revealed her fear of having to spend time in the county jail.
Near the end, she cracked open the door and barked back at the police dog.
seemed like she was almost delusional,” said Arnold’s husband, Mark
Arnold, who viewed the footage. “She was more like a scared little girl
than someone ready to shoot a police officer.”
officers were standing right outside the door. Howard cursed them and
slammed it shut. The lead officer immediately forced it open and barged
in. Howard, screaming that they weren’t real cops, never lowered the gun
until she was shot.
Officers, in stunned voices, called for
medical help. The Johnson County deputy put on gloves and dragged Howard
into the hallway. He is heard pleading, “Breathe. Breathe, Ciara.
Breathe.” But another officer standing over her recognizes, “She’s
Howard had a history of minor offenses that she frequently
compounded by failing to follow court directives. But court officials
always treated her as a non-violent offender, placing her under
supervision in community settings — urging her to get help for substance
abuse concerns and mental health issues.
Howard was emotionally
disturbed in her final days, her mother said, but Howard also believed
she had a chance to make things better. In letters to Arnold, Howard
shared her plans to marry her boyfriend, build on to their house, find a
new job and go back to school again.
“But she discourages so easily,” Kathy Arnold said.
Howard had been diagnosed with bipolar disorder, Arnold said, though that may have not been known to the officers.
for people with mental health concerns have been working with law
enforcement in developing protocols to de-escalate confrontations when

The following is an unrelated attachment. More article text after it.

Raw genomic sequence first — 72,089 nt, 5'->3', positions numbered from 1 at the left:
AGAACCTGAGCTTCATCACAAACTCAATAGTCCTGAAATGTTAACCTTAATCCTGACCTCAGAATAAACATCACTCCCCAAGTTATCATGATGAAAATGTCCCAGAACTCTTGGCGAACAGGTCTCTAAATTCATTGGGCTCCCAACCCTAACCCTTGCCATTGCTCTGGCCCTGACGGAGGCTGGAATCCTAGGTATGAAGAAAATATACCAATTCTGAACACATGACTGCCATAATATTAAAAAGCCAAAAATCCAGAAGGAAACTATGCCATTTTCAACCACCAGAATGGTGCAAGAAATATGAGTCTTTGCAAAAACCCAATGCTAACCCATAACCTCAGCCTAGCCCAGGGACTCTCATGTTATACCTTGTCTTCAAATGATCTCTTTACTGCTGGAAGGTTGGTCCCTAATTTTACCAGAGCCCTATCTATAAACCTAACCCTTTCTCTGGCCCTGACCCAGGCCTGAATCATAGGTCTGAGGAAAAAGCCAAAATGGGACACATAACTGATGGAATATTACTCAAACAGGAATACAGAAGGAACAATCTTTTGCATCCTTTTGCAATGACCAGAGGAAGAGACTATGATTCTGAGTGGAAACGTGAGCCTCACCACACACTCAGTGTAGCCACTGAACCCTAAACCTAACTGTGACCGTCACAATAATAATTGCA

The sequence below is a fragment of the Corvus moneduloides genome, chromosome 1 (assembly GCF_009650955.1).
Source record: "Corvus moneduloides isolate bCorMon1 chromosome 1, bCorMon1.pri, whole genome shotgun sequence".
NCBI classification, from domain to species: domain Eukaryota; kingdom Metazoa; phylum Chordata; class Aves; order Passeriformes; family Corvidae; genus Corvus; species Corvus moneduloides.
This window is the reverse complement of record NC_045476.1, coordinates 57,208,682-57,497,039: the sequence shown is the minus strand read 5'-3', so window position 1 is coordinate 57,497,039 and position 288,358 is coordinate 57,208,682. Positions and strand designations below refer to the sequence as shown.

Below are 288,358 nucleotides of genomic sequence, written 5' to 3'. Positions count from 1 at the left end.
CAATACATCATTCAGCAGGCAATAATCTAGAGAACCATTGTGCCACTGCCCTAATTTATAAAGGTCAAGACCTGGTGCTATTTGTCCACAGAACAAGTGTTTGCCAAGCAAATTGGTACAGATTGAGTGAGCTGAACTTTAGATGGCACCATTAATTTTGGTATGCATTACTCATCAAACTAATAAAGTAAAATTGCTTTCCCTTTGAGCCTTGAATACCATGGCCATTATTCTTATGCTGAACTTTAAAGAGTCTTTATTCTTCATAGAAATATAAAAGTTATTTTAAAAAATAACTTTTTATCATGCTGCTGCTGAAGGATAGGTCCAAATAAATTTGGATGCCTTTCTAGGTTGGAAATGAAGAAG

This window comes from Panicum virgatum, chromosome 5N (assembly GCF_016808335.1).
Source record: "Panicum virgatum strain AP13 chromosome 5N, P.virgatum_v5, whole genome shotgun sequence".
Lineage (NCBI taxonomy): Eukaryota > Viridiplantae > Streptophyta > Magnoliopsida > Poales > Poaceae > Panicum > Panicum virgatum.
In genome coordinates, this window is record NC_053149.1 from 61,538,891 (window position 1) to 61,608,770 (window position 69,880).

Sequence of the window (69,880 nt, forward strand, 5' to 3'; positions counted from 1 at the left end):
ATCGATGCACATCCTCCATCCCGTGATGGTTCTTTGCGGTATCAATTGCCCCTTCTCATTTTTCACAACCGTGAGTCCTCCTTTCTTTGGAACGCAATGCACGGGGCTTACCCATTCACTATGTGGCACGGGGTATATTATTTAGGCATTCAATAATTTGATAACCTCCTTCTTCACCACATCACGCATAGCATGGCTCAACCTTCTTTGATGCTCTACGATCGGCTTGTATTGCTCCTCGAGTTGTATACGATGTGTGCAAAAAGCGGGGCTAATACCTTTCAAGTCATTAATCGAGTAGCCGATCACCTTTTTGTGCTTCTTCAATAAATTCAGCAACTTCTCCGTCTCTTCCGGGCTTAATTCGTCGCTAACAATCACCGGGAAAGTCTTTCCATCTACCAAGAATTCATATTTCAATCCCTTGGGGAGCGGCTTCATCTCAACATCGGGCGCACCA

police encounter someone who is emotionally disturbed.
When such a
confrontation turns violent, there are reasonable questions, said Rick
Cagan, the executive director of the Kansas office of the National
Alliance on Mental Illness.
“If there is some doubt (about forcing
an arrest), what is the hurry?” he said. “Why do we have to serve a
warrant now? We ought to look at protective measures to keep this from
Howard had recently lost her job at a convenience
store shortly before she failed to report back to Johnson County’s Adult
Residential Center. A warrant was issued for her arrest Aug. 21 because
she had violated the conditions of her probation.
completing a sentence for theft and obstruction from an arrest in July
2016 after Howard drove away in an acquaintance’s car from her mother’s
home after an argument, and then abandoned the car and ran off when
police tried to stop her.
In other cases — from domestic fights
with her mother, or driving on a suspended driver’s license — she at
times failed to comply with court orders and had warrants issued for her
arrest, records show. Eventually the law caught up with her and she
tried again to set things right for herself and her 3-year-old daughter,
her family said.
“Why couldn’t they have waited?” Mark Arnold
said. “If they’d packed up and gone home — left a couple of cars on the
street — they probably could’ve picked her up an hour later going to the
store to get cigarettes.